I'll be honest - it was sort of a cool/sad moment. I work part-time at a flower shop, which opens at 9:00 a.m. When I got into work, I discovered we had a wire-in order from PUTNAM, CONGRATULATING ONE OF THEIR AUTHORS ON HER BOOK BIRTHDAY!!!! I kid you not, I stared at that sheet for a full minute, thinking how cool that there was an actual traditionally published author IN MY TOWN and that she got signed by a really big publishing house!!
|The names have been censored to protect the innocent :)|
I did feel a little sad that I was so far away from that being MY reality.
But, it was cool I got to deliver her flowers!
But, t was sad because she wasn't home so I didn't get to meet her or get a business card or be all like, "Yo, congrats, gurl!"
The other and FIRST cool thing was that I attended a one-day writing workshop. I LOVE going to those things. They are so inspiring. Gets me really pumped up and in the writing groove again.
I have to say, though, that writing conferences contain some of the most introverted attendees in the world! (It is possible other conferences, such as those for actors, singers, musicians, or anything dealing with the artistic side of the brain contain introverts as well, but I have never seen more people less willing to cause a scene in real life than I see at writing conferences.)
Let me give you one moment from the workshop:
The speaker is giving the opening speech, all crazy-confident and funny. (Obviously, he is experienced. The public speaker in me suffers some serious envy.)
Mid-sentence, the speaker pauses and asks, "Are you looking for a seat?"
All attendees shift in their chairs, and cast surreptitious glances back.
The person in question hunches up like she's trying to disappear into a sweater and waves a don't-worry-about-it-hand. "It's okay, I'm just going to stand in the back."
Speaker: "There are seats available, if we could get people to point them out?" Questioning glance around the room.
Timorous hands come up, pointing to empty seats. Nearly inaudible voices say, "There's one here."
Person in question sort of drifts to a chair in the back and goes invisible as she settles.
Speaker goes on like nothing happened, while everyone else breathes relieved sighs that THAT awkwardness is over!
And this happened a couple times, not just once. In retrospect, it was super funny, but at the time there was this camaraderie of commiseration at BEING SEEN IN PUBLIC. It was especially bad when people had to leave to attend their 10-minute query pitch. Standing up in a room of people is hard, you guys! So many muttered regrets of "What was I thinking?" and "Should I go now, or wait another minute, since it's still five minutes before I have to pitch?" and "I wish I was sitting in the back! I'll know better next time."
I had a 10-minute pitch of my own, wherein I verbally pitched my query to a really awesome agent. Like, awesome. She was incredibly nice, and actually seemed to like what I had to say. For a writer, that is just really nice, to get the affirmation that your writing isn't as bad as you sometimes feel it is. (Just so you know, a verbal pitch is WAY harder than a round-table critique. At least with a round-table critique, you have your MS in your hand and you can read the printed word aloud and not really make eye contact with anyone. With a verbal pitch, it's just you tooting the merits of your manuscript, and I think most writers are very precious about their ideas. They cradle them close and don't share. Ever. So, saying, "this is what my story is about" and ENGAGING... is hard.)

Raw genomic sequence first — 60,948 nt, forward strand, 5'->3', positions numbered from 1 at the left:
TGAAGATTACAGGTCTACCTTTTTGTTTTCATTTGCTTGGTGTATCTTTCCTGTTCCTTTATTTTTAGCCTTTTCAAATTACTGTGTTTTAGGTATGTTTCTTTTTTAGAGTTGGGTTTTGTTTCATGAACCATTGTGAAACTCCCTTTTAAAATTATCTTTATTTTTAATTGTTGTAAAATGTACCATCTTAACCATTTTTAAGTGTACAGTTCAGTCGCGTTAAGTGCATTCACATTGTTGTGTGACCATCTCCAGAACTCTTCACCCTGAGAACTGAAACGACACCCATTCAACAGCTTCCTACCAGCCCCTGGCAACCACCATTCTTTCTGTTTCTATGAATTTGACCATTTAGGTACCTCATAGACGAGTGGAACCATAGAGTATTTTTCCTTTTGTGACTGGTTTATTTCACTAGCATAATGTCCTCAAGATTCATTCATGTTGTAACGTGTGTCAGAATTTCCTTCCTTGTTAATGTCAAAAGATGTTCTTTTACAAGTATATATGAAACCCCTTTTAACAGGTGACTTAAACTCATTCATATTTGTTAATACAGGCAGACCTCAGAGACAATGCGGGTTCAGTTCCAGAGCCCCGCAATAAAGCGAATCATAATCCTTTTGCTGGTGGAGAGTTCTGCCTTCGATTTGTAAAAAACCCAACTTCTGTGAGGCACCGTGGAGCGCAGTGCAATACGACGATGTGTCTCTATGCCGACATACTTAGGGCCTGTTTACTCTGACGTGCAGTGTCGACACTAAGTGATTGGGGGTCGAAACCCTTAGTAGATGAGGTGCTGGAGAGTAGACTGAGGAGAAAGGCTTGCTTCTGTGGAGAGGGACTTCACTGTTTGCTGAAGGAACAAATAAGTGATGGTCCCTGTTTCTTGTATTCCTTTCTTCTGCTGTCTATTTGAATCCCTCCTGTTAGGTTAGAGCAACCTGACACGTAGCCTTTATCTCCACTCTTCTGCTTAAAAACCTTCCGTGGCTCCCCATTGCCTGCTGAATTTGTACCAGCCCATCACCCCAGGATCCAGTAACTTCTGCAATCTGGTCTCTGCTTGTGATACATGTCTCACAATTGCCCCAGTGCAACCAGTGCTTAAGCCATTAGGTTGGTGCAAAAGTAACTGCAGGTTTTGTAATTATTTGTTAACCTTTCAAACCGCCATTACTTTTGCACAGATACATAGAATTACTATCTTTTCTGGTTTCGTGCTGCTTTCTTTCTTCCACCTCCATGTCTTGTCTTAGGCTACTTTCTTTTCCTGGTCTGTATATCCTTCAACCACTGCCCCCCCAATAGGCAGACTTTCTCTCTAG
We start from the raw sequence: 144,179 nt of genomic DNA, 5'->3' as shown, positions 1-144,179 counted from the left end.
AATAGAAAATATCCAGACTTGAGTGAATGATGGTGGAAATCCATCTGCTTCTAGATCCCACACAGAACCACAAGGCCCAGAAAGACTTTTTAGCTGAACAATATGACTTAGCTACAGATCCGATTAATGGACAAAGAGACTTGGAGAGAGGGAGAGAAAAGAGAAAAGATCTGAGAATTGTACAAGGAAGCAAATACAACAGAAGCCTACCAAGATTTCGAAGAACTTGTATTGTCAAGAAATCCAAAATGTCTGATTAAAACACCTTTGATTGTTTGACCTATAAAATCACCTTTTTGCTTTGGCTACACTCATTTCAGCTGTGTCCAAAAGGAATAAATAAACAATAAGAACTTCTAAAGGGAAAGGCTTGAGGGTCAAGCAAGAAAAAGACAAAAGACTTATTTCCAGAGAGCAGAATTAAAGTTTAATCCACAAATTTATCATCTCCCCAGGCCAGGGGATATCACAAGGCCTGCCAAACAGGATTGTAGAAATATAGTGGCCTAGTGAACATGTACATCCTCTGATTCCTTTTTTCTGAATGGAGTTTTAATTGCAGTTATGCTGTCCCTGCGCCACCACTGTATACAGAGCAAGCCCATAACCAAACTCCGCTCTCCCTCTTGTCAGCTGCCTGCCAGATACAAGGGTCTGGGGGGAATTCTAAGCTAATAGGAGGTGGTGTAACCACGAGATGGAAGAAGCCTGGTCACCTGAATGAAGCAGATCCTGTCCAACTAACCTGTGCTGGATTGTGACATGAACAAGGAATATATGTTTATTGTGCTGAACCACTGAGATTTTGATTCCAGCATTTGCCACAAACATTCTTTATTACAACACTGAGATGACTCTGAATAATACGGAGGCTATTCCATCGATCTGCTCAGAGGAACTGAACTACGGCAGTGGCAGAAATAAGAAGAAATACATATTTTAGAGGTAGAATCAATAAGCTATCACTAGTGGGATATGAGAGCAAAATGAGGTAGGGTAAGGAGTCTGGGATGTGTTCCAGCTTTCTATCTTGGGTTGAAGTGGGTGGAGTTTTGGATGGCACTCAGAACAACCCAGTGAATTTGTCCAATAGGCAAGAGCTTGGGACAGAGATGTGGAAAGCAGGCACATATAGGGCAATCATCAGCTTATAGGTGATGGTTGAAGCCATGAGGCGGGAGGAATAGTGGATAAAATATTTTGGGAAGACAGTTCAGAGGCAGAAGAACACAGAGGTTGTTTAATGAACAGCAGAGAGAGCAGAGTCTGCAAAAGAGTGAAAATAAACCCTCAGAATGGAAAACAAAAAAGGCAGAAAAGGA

But one thing I realized during my pitch, and which I think came through most strongly, was my love of world-building.
Guys, I could literally world-build all day and not write a lick of story. I love to figure out why MY world is the way it is (such as someone in the far distant history of a particular world making such an enormous mistake that the hero in the present day now has an issue with adamant), and I love to study how other people sprinkle in backstory and implement that into my novels, so I don't have the ever-present problem of INFO-DUMPING (oh cursed words!) or people scratching their heads and saying, "I don't understand what's going on..."
|My first ever cityscape - be impressed. This was HARD|
I love creating the history of my world. I also find it interesting that, for the most part, a lot of fantasies tend to have a sort of creation element. Like, this world exists, and while there may not be a One God figure (mine tend to have those, because that's the way I roll), there is often a strong draw from Roman or Greek myths, folktales, legends, and fairytales. I think it's because fantasy reveals a truth. Myths, legends, and fairytales contain that same kernel of truth.
"Fantasy remains a human right: we make in our measure and in our derivative mode, because we are made: and not only made, but made in the image and likeness of a Maker."
~ J. R. R. TOLKIEN, On Fairy-Stories
What is your favourite fairytale?What is your favourite fantasy book/series?
Do you prefer Greek or Roman myths? (If you answer other, what's the other myth you prefer?)
Favourite fantasy artist?
What's the coolest thing that's happened to you this year?